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MySQL

Posted Jan 21, 2004

Repairing Database Corruption in MySQL - Page 2

By Ian Gilfillan


Repairing tables


In most cases, only the index will be corrupted (the index is a separate, smaller, file with records that point to the main data file) - actual data corruption is extremely rare. Fixing most forms of corruption is relatively easy. As with checking, there are three ways to repair tables. These all only work with MyISAM tables - to repair corruption of the other table types, you will need to restore from backup:


  • The REPAIR TABLE SQL statement (obviously the server must be running for this)
  • The mysqlcheck command-line utility (the server can be running)
  • The myisamchk command-line utility (the server must be down, or the tables inactive)

Repairing a table requires twice as much disk space as the original table (a copy of the data is made), so make sure you are not going to run out of disk space before you start.

Repairing a table with REPAIR TABLE

The syntax is, as would be expected, REPAIR TABLE tablename[,tablename1...] [options]. This method only works with MyISAM tables. The following options are available.

QUICK

The quickest, as the data file is not modified.

EXTENDED

Will attempt to recover every possible data row file, which can result in garbage rows. Use as a last resort.

USE_FRM

To be used if the .MYI file is missing or has a corrupted header. Uses the .frm file definitions to rebuild the indexes.

In most cases, a simple REPAIR without any options should work fine. An unusual case is when the .MYI is missing. Here is what would happen:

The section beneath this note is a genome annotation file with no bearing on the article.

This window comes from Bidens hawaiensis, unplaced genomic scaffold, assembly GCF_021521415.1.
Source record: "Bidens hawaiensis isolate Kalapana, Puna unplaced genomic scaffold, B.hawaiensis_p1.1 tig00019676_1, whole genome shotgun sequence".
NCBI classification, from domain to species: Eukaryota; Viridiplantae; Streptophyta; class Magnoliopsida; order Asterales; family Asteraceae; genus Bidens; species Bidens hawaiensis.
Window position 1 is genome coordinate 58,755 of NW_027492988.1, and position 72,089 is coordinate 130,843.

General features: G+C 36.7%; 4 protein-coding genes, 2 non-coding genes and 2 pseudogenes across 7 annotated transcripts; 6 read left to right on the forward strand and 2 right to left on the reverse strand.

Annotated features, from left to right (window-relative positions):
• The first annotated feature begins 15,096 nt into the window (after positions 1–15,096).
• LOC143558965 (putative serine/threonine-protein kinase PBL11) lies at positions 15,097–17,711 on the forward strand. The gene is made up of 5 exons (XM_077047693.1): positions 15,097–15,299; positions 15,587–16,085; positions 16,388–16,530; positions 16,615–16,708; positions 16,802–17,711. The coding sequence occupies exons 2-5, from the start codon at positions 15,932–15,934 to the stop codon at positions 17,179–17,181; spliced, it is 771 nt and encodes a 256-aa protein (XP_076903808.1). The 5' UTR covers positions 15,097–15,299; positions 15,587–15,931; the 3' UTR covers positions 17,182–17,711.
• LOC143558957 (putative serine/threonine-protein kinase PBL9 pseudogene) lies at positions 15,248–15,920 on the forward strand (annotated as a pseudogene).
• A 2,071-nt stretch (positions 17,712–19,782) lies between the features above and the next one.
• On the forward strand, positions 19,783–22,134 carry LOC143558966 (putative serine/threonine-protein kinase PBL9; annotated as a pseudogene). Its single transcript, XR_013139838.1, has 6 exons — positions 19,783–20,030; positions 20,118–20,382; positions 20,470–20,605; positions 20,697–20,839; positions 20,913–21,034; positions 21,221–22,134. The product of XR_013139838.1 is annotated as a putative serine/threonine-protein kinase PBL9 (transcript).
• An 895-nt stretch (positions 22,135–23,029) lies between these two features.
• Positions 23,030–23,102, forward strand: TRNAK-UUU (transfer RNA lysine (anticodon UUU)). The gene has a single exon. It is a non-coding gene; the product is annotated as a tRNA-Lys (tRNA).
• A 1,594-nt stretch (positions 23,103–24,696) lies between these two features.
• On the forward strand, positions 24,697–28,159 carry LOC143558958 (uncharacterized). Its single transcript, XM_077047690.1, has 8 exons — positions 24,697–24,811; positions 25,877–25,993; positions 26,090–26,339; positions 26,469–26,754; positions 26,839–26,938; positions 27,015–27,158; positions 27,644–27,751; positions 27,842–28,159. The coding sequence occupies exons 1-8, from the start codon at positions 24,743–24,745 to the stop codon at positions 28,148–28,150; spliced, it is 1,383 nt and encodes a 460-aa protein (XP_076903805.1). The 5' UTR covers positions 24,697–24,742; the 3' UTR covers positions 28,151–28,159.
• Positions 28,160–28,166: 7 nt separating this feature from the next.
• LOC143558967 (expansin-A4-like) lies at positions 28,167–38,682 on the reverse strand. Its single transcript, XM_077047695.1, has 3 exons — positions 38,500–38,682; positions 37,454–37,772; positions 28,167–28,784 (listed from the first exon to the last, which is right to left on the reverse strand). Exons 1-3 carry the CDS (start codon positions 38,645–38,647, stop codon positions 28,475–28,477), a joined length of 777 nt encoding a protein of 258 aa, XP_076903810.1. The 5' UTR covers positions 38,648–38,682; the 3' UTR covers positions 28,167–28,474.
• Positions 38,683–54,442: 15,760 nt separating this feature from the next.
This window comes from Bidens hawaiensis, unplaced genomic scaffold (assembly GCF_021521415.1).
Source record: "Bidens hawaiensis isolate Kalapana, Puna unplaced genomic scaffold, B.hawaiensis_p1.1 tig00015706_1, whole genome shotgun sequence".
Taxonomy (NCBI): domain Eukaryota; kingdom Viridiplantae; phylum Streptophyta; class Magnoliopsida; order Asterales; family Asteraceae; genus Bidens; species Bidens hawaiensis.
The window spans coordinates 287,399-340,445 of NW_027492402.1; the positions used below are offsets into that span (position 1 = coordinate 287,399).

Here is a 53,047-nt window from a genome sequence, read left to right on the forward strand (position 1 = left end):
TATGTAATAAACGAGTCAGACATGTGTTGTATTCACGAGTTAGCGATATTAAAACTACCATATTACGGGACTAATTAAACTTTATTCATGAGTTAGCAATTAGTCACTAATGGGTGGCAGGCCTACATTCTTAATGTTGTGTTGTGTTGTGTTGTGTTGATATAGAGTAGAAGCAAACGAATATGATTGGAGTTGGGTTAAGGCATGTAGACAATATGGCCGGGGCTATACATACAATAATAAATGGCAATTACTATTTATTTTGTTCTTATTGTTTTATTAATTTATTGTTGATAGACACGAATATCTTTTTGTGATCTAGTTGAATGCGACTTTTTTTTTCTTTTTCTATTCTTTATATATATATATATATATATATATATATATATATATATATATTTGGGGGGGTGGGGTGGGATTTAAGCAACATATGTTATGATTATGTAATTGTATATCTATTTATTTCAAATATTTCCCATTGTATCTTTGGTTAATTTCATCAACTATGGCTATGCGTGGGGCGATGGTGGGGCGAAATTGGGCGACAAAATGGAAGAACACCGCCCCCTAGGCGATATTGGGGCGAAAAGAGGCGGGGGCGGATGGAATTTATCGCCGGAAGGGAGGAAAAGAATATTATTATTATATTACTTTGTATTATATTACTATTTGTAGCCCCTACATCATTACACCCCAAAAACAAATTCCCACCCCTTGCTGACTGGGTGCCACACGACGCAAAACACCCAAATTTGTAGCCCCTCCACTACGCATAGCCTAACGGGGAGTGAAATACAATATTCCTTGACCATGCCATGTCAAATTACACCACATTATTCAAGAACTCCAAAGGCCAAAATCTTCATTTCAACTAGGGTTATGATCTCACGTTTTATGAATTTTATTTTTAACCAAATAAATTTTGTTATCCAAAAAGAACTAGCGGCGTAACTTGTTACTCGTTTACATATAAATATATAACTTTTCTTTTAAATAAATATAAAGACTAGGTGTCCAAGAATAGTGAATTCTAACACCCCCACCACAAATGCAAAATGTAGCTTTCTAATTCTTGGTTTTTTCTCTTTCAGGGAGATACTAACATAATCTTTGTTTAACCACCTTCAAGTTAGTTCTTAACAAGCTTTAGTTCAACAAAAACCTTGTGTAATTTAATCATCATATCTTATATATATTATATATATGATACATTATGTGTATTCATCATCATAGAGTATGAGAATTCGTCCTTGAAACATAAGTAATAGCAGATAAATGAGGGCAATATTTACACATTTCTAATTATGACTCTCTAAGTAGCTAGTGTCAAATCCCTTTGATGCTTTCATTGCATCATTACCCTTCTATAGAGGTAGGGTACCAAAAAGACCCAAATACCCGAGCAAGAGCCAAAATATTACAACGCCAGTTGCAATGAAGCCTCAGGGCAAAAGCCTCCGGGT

mysql> REPAIR TABLE fixtures;
+-------------------------+--------+----------+---------------------------------------------+
| Table                   | Op     | Msg_type | Msg_text                                    |
+-------------------------+--------+----------+---------------------------------------------+
| sports_results.fixtures | repair | error    | Can't find file: 'fixtures.MYI' (errno: 2)  |
+-------------------------+--------+----------+---------------------------------------------+

The repair has failed because the index file is missing or has a corrupted header. To use the definition file to repair, use the USE_FRM option, as follows:

mysql> REPAIR TABLE fixtures USE_FRM;
+-------------------------+--------+----------+------------------------------------+
| Table                   | Op     | Msg_type | Msg_text                           |
+-------------------------+--------+----------+------------------------------------+
| sports_results.fixtures | repair | warning  | Number of rows changed from 0 to 2 |
| sports_results.fixtures | repair | status   | OK                                 |
+-------------------------+--------+----------+------------------------------------+

Everything has gone smoothly this time, as indicated by the OK Msg_text.

Repairing tables with mysqlcheck

The mysqlcheck command-line utility can be used while the server is running, and, like all the methods of repair, only works with MyISAM tables. The syntax is:

%mysqlcheck -r sports_results fixtures -uuser -ppass
sports_results.fixtures                            OK